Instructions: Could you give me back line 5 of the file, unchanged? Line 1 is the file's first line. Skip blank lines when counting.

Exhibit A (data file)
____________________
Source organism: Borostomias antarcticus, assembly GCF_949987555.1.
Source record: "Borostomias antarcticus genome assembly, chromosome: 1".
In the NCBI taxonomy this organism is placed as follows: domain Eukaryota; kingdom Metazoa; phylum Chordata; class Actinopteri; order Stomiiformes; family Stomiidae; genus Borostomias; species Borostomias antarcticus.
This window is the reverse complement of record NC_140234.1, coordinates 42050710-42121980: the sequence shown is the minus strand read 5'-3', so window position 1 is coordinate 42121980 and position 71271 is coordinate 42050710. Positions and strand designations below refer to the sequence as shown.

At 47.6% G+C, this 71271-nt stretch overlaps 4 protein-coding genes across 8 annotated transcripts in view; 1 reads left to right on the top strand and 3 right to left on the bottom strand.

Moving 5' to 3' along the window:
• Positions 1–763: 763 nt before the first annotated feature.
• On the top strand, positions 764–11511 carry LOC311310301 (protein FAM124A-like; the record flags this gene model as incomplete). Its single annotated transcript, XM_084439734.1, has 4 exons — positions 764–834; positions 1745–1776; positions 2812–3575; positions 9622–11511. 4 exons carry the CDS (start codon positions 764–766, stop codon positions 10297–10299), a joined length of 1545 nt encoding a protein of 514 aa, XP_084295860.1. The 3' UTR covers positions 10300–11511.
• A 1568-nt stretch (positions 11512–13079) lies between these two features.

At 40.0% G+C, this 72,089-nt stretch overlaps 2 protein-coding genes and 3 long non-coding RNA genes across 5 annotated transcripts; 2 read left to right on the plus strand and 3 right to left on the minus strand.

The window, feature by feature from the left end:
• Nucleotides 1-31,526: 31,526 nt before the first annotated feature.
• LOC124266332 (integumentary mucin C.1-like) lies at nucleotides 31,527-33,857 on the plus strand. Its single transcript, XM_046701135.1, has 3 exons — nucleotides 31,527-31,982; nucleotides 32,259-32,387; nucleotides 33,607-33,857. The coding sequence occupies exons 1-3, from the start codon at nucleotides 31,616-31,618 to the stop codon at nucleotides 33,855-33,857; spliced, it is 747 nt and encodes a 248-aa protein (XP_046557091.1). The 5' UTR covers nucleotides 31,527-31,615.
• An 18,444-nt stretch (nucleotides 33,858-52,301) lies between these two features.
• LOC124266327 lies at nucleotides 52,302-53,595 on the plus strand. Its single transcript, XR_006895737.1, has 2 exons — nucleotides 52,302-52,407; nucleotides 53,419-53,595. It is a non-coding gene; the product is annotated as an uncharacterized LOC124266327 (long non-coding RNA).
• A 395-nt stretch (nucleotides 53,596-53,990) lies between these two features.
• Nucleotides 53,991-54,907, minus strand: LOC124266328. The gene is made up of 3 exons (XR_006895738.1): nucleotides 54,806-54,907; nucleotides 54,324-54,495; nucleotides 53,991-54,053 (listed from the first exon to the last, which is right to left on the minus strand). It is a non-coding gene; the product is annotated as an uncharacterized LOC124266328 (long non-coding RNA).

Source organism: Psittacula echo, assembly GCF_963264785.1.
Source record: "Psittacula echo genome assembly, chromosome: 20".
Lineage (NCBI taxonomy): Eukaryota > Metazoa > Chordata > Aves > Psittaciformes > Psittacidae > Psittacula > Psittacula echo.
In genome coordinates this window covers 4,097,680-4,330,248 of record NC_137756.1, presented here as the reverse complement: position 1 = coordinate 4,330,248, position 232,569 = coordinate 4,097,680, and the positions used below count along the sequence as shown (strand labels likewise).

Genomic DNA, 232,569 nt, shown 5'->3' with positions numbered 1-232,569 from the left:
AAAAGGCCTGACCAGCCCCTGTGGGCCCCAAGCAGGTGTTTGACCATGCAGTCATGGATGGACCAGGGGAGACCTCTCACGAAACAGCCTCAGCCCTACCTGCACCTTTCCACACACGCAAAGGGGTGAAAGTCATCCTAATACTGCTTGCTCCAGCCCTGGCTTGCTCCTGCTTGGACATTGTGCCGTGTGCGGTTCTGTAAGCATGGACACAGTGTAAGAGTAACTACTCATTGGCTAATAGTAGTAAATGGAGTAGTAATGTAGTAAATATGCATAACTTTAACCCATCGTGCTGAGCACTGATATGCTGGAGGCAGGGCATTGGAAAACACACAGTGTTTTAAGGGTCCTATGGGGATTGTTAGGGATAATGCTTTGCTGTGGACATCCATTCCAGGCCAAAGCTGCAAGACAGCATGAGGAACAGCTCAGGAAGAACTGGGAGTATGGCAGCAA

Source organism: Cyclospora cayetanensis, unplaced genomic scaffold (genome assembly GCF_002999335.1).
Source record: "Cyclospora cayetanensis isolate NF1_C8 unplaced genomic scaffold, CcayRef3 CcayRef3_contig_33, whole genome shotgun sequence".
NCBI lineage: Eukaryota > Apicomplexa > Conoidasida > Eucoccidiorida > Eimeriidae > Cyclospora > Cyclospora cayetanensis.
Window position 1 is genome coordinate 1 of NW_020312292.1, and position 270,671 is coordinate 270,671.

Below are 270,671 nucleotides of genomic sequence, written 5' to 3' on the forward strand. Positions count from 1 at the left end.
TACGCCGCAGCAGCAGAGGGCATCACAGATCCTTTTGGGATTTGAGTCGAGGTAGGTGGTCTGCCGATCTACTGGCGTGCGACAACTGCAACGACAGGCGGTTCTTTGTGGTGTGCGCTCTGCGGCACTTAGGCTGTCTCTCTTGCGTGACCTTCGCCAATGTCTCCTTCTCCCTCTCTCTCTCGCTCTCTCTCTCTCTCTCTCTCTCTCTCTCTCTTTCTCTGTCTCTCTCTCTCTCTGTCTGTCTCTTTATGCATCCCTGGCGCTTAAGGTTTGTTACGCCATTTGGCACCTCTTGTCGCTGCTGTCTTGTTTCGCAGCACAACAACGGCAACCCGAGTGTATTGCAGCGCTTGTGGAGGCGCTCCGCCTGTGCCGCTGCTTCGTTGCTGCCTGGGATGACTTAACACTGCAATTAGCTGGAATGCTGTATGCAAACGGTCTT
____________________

At 47.6% G+C, this 71271-nt stretch overlaps 4 protein-coding genes across 8 annotated transcripts in view; 1 reads left to right on the top strand and 3 right to left on the bottom strand.